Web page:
“That’s why I am leading a letter to House and Senate leadership urging that CARES Act funds be eligible for permanent rural broadband infrastructure and that Congress provides additional time for the buildout of new infrastructure,” Aderholt said. “Currently, state and local governments can only spend CARES funds on temporary broadband solutions. I believe it’s necessary to invest in permanent broadband solutions so we can meet immediate needs caused by the continued COVID disruption. To me, this is a no brainer, and the bipartisan support for this issue is evident from my colleagues across the aisle who joined me in sending this letter. We all know that rural America deserves solid broadband, and I will continue to fight for this issue until it is done.”
Alabama Gov. Kay Ivey joined Aderholt in calling on Congressional leadership to take action.
“Improving access to broadband across Alabama has long been a priority of my Administration, and with the support of the Legislature, we have taken steps forward,” Ivey said. “However, when this pandemic hit and as many Alabamians worked remotely from their homes for both work and school, the need for greater connectivity in Alabama was highlighted even more. I urge Congress to provide flexibility in funding for states to be able to implement a permanent solution for our broadband infrastructure. I thank Congressman Aderholt and the other members of our House delegation for continuing to fight on this important issue.”
Alabama Senate President Pro Tempore Del Marsh, R-Anniston, had advocated for using a large part of the $1.9 billion the state received in CARES Act funding for the expansion of rural broadband, but limitations on how that money can be spent have thwarted much of those efforts.
“I would like to thank Representative Aderholt and the other members of the Alabama delegation for their diligent work on this effort in the House of Representatives,” Marsh said. “Alabama is fortunate to have a representation in Congress that understands that Broadband connectivity in today’s world is no longer a luxury; it is a necessity. I look forward to continuing to work with our delegation as we push for greater broadband accessibility for families across the state.”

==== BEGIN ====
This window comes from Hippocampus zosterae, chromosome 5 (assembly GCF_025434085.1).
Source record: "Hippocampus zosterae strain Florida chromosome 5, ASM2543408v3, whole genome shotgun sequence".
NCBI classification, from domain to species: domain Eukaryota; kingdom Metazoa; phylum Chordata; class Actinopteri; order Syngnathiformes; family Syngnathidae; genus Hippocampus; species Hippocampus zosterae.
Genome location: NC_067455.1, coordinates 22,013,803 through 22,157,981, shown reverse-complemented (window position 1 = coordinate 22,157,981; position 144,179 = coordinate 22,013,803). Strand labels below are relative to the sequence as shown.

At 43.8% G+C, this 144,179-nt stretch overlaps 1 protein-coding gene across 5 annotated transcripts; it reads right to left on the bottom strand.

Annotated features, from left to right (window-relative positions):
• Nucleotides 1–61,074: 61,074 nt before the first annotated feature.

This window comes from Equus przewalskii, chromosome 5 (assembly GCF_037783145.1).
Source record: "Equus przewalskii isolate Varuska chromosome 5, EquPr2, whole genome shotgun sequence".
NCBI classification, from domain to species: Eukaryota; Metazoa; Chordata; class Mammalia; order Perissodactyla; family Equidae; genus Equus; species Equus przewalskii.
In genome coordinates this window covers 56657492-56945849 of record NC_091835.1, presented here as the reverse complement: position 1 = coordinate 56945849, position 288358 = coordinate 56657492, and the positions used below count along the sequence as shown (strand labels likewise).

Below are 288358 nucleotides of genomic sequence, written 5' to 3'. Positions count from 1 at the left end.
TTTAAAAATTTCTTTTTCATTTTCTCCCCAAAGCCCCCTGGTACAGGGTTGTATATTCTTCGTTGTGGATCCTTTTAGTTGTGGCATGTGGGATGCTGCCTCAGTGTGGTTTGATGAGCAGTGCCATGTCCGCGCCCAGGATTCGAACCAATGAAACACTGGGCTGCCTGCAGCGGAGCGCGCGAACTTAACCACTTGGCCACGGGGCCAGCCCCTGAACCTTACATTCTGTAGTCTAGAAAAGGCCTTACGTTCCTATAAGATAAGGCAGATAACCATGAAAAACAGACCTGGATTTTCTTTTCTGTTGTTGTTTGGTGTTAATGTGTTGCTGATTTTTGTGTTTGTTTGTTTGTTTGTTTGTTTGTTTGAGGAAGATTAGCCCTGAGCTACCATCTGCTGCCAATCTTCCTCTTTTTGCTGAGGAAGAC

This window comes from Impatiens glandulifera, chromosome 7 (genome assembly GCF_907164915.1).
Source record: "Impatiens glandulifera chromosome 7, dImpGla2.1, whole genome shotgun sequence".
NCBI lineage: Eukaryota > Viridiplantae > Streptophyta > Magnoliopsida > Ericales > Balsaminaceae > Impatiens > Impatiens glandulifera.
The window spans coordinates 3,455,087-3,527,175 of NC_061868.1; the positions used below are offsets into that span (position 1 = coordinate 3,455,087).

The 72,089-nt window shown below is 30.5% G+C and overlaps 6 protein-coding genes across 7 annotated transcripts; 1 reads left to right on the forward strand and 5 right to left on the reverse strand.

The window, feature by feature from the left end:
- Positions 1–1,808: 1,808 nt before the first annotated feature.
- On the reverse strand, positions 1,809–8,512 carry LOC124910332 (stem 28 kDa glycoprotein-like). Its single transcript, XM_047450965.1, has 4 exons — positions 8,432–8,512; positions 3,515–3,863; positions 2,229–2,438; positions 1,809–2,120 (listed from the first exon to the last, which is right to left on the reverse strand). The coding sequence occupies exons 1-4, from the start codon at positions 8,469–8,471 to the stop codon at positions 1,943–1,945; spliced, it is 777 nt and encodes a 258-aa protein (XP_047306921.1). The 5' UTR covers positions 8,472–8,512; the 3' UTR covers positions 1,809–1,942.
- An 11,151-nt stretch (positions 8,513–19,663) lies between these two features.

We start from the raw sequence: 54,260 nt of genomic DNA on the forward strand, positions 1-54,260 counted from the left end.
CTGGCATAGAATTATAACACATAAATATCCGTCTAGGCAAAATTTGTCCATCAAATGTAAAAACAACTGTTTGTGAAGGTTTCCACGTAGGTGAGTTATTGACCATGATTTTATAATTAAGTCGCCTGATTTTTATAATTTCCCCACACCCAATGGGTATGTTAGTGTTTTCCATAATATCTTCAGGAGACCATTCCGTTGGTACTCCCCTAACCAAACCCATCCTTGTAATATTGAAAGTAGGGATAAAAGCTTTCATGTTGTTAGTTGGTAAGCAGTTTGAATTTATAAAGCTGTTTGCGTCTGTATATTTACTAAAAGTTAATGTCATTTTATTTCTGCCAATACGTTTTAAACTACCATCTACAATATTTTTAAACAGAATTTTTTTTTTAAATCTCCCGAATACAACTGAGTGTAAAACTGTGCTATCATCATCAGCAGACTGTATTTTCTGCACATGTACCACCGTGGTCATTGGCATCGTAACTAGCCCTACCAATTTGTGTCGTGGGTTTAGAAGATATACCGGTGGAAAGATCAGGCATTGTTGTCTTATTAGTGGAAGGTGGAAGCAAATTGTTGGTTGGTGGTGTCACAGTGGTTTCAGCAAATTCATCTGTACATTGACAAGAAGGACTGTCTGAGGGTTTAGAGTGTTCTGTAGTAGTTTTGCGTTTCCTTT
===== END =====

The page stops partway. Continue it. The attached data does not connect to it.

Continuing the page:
Alabama’s schoolchildren return to classes this week, but half the systems are opening with online classes only. Most of the rest are offering an online e-learning option in lieu of attending risky in-person classes and possibly being exposed to the coronavirus.
Many students lack the necessary broadband connection speed in their communities to fully benefit from the online classes. Similarly millions of people are getting their medical help via online doctor’s visits.
President Donald Trump recently passed executive orders greatly expanding telehealth services paid for by Medicare and the VA. Many Alabamians, particularly in rural areas, however, still lack broadband connections to benefit from telehealth services.
Aderholt represents the people of Alabama’s 4th Congressional District. He is seeking his 13th term in the U.S. House of Representatives in November. Aderholt has been a very vocal advocate for federal funds to advance rural broadband.
U.S. Rep. Bradley Byrne announces new chief of staff
Congressman Bradley Byrne, R-Alabama, on Friday announced that Seth Morrow will serve as his chief of staff.
“As we enter the last half of 2020, my office remains busy assisting constituents and advancing our legislative priorities. I know Seth shares my focus on finishing out my term in Congress strong, and he is well prepared to move into the Chief of Staff role,” Byrne said in a statement. “My staff and I will continue working hard every day to fight for the people of Southwest Alabama and advance our conservative agenda.”
Morrow is a native of Guntersville and has worked for Byrne since June 2014, serving as deputy chief of staff and communications director.
“I am grateful for this opportunity, and I’m committed to ensuring our office maintains our first class service to the people of Southwest Alabama. Congressman Byrne has always had the hardest working team on Capitol Hill, and I know we will keep that tradition going,” Morrow said in a statement.
Morrow replaces Chad Carlough, who has held the position of Byrne’s chief of staff since March 2017.
“Chad has very ably led our Congressional team over the last few years, and I join the people of Southwest Alabama in thanking him for his dedicated service to our state and our country,” Byrne said.